Night of executed poets: Lessons of 1937 that Belarus has not learned
Poem by Mikhas Charot / collage by Ulad Rubanau, Euroradio
Together with Hanna Seviarynets, we re-learn the lessons of literature
"More than 100 representatives of the Belarusian intelligentsia were executed on this night," that's how the articles in many publications began on that day.
But there were no such articles in October 1937. There were no obituaries, either. The Soviet press was preparing Soviet people for the celebration of the 20th anniversary of the USSR and for the elections to the Supreme Soviet.
Even on the day when 22 Belarusian writers were executed, the press did not change the agenda. "For the homeland to prosper peacefully and calmly, we are voting for Marshal Klim," read the festive pre-election poems printed "LiM".
Instead of obituaries, there was a list of slogans to glorify the Great October Revolution properly.
There is not a single word about the executed poets.
With no prisoner lists from "Akrestsin jail" or "Viasna," not only the public but even the families of those executed learned of the deaths years later. But even then, they were lied to: they were told that a prisoner had supposedly died in the camps in the 1940s from "heart failure."
It will take you about 20 minutes to read this text. It is just half a high school literature class. It was Hanna Seviarynets who helped us to understand the historical processes and compile a list of literature for extracurricular reading.
How the Intellectuals Became the Enemy
The first large-scale "cleansing" of the cultural field in Belarus began in 1930. It was the fabricated case of the "Union for the Liberation of Belarus". It was headed by Yanka Kupala. More than a hundred cultural figures were exiled outside the country at the time. "Outside" here means they started their journey through the gulags, says Hanna Seviarynets.
The activities aimed at destroying the national circles were going on all over the USSR. It was not just a Belarusian drama. It began in 1929, when Stalin finally got rid of Lenin's understanding of national republics and began to implement his course of unification, the merging of peoples into one "Soviet" nation based on Russian culture, the gradual but steadfast destruction of cultural differences.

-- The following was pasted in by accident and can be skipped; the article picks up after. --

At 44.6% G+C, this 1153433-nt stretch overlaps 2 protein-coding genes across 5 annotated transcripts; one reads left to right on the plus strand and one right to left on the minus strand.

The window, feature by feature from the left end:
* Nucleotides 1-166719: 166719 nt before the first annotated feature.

In 1931, the newspapers were still cheerfully urging people "To consolidate the achievements of the Belarusianization month!" and were criticizing the teachers using Russian. But even in that year, so cheerful and "belarusified" at first sight, the life of Belarusian writers was no longer safe.
The same newspapers were full of accusations of natsdemovshchina or national democratic bias. At the same time, they praised the writers who were doing the "right" thing. But in 1937, among the executed poets were those who only a few years earlier had been praised by the Belarusian Association of Proletarian Writers (BAPW) in the state press.
"The BAPW now has such representatives of proletarian literature as Lynkou, Halavach [executed by shooting on October 29, 1937], Murashka, Limanouski, Aleksandrovich, Charot [executed by shooting on October 29, 1937]," wrote Association member Kanakotsin.
How did Belarusization combine with accusations of natsdemovshchina? The answer is in the same article. Belarusian writers had to understand that it was "not from Skaryna, not from the feudalists Dunin-Martsinkevich, and not from Nasha Niva did the Belarusian proletarian literature grow, but only from the great October revolution."
While "Skaryna and Dunin-Martsinkevich" were enemies from the past, one should not have underestimated the enemies of modern times either. And these are the bohemia with "all its companions, drunkenness, revelry, detachment from the masses." Such behavior, "Savetskaya Belarussia" wrote, cannot be regarded other than as a manifestation of class hostility.
"A group of bohemian writers found a refuge in the Writer's House and felt "at home" there. Drunkenness, drunken quarrels, pornographic inscriptions on tables, books, calendars, correspondence were commonplace. All the adventures of this group became organized and grew into a group called TAVIZ - a society of lovers to drink and eat. The saddest thing is that such writers as A. Zvonak, V. Khadyka, Marakou [executed on October 29, 1937] and others are at the head of TAVIZ", the newspaper wrote in another article.
At this time, in the early 1930s, Marakou already had a premonition of what would happen to him in seven years:
"I'm happy to live here,
And for this land in the wondrous spring,
They will take off my head,
They would pierce my body with a sharp spear."
Obviously, the proletarian writer could not afford not only "drunkenness and carousing," but also "poetry for the sake of poetry."